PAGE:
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Life Skills Support Teacher

Why Does Fear and Loathing Prevail Among Educators?

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Crankiness and other extreme emotions aside, standards and using them as the basis for lesson planning is actually a good thing. Why?

I've taught in both private and public schools. While neither are perfect, the latter has an advantage and the great thing is that pre-service teacher education at the post-secondary level in PA state universities have you write at least a hundred lesson plans until it's all said and done. The common core is standards or anchors. Proper lesson objectives descend from the standards. The lesson assessment must align with the lesson objective, otherwise, the lesson is ineffective.

With private schools, I've seen curricula invented out of thin air, based on an individual teacher's preferences or biases. In private schools, many teachers are uncertified, so they've never been trained to compose a lesson plan, to properly implement instruction, or to compose a proper assessment. They may be masters of content, but as many of you know who possess college degrees, many professors simply do not know how to teach. They can feed information and that's it.

That's not teaching. I once knew of a private school teacher who could not understand why she was fired for giving a failing grade to a student whose political views did not match hers, despite the student having evidently written a paper with above average form, grammatics, spelling, etc.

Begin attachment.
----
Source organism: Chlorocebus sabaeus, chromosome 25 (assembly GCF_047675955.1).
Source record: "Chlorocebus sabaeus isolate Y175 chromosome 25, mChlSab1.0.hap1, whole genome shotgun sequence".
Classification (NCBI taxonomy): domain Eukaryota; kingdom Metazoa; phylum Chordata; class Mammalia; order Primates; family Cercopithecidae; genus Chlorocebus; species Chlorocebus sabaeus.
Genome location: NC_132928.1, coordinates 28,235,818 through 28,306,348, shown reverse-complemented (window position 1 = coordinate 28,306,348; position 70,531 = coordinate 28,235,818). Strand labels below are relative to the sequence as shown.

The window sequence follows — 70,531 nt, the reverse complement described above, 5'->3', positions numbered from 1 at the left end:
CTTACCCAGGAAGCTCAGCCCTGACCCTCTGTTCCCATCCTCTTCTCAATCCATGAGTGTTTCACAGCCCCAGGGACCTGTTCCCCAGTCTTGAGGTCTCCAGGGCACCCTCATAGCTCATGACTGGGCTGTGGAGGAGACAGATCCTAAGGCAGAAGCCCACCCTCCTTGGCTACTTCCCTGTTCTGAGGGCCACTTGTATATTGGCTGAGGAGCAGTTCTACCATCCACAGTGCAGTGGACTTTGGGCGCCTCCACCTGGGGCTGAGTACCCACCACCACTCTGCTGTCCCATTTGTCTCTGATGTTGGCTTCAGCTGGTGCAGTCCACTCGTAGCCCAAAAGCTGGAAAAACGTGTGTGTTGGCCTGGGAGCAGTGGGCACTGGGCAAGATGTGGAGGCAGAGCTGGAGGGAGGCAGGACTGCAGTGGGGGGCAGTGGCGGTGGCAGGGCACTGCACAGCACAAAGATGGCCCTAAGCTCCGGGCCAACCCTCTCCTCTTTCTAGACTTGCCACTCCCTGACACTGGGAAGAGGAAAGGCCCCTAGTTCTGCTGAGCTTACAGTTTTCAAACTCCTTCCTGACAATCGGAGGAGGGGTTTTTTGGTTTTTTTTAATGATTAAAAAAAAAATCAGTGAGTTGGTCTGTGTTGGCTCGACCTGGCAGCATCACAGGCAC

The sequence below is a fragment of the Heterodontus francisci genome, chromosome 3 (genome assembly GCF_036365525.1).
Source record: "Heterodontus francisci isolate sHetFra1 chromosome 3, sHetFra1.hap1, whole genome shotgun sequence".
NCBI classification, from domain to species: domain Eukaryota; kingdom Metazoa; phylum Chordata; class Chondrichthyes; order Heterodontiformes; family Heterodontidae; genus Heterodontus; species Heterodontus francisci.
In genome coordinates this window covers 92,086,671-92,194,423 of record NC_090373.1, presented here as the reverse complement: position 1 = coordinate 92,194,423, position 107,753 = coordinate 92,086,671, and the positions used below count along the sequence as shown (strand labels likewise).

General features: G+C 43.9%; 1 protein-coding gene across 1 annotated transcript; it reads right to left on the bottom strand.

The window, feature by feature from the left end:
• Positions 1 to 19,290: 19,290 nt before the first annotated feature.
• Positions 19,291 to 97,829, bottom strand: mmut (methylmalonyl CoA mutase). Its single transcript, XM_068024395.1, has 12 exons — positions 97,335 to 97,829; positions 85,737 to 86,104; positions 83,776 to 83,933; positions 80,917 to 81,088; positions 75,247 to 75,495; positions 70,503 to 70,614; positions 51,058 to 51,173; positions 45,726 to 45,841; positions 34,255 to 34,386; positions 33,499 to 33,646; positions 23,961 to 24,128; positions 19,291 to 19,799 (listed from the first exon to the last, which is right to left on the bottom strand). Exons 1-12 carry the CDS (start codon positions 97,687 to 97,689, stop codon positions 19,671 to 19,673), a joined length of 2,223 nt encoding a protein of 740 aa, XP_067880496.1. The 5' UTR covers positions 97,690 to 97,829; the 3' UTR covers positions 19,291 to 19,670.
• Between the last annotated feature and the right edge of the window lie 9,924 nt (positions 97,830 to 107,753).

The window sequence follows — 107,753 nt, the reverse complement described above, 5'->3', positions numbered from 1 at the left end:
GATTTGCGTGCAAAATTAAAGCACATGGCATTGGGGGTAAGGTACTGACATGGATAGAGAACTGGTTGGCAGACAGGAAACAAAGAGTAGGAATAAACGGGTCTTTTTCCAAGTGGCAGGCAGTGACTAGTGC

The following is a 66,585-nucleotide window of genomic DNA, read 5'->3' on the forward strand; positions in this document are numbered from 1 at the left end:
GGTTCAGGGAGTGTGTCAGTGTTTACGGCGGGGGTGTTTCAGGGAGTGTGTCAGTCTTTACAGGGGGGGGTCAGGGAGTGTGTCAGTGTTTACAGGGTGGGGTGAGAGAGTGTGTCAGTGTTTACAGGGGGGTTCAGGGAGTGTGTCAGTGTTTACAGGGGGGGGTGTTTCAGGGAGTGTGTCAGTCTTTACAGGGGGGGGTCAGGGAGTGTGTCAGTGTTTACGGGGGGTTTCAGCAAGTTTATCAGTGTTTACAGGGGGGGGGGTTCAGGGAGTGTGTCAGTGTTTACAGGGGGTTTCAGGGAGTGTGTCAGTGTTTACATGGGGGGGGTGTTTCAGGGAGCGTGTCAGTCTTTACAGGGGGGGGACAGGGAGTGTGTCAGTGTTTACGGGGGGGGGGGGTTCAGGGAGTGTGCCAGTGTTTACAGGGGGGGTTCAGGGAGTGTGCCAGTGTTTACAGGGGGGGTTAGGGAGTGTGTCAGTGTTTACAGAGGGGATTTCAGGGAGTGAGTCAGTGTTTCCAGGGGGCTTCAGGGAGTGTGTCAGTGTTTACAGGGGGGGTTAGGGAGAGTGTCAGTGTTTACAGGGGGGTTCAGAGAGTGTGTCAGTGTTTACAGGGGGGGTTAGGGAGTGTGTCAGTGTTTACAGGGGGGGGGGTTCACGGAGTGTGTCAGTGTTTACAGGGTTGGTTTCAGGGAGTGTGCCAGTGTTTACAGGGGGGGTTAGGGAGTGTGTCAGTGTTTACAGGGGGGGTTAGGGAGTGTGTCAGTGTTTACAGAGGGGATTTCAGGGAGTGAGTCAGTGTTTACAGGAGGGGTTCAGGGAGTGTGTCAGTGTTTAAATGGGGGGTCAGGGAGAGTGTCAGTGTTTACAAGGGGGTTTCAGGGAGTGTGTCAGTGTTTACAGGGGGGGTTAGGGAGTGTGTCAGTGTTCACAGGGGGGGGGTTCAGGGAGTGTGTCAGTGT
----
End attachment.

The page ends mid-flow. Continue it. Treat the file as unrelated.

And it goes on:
C'mon, Gae, I believe you are intelligent enough to understand that the language by which the standards are written are not meant to be read by third grade students. Any college grad should know the definition of "delineate."

As the other respondent mentioned, many creative ways can be implemented to meet the standards with some imagination. Your better texbook series offer loads of suggestions, especially those in language arts. Think of ways to make a lesson involve as many different standards across different subjects. It can be done. I've seen it work.

It takes imagination and some work, that's all, plus a little faith in the process.

I know of this animus toward NCLB because I've been hearing the chorus of complaints in faculty lounges for years. It's mostly from the older veteran teachers who don't want new challenges or extra work. They want to repeat the same basic lessons year in and year out and coast toward retirement and their pension.

Biology & Environmental Science Educator from Shawano, WI

You get what you give!

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While I patiently wait for the Next Generation Science Standards (call 'em Common Core and face trademark infringement!) I feel the pain of the elementary teacher that must sift through standards for all subject areas. While well intentioned and idealistic, the standards will still only accomplish what the teacher and their administrators put in to them. Teaching during the last round of standards alignment, I saw twenty teachers take twenty different approaches and come up with twenty different ways to make their curriculum "meet" the standards. Some would bend the meaning and intent of the standards, simply to continue teaching the same material, or to show that they indeed have "covered" all of the standards.

We need networks of educators discussing the outward reflections you seek for each and every standard. Then, we need teachers who are willing to take the time to reflect on the impact of every learning experience on every student in their classrooms, then abandon, modify, or supplement as necessary to justify their accountability.

Be's warranted.

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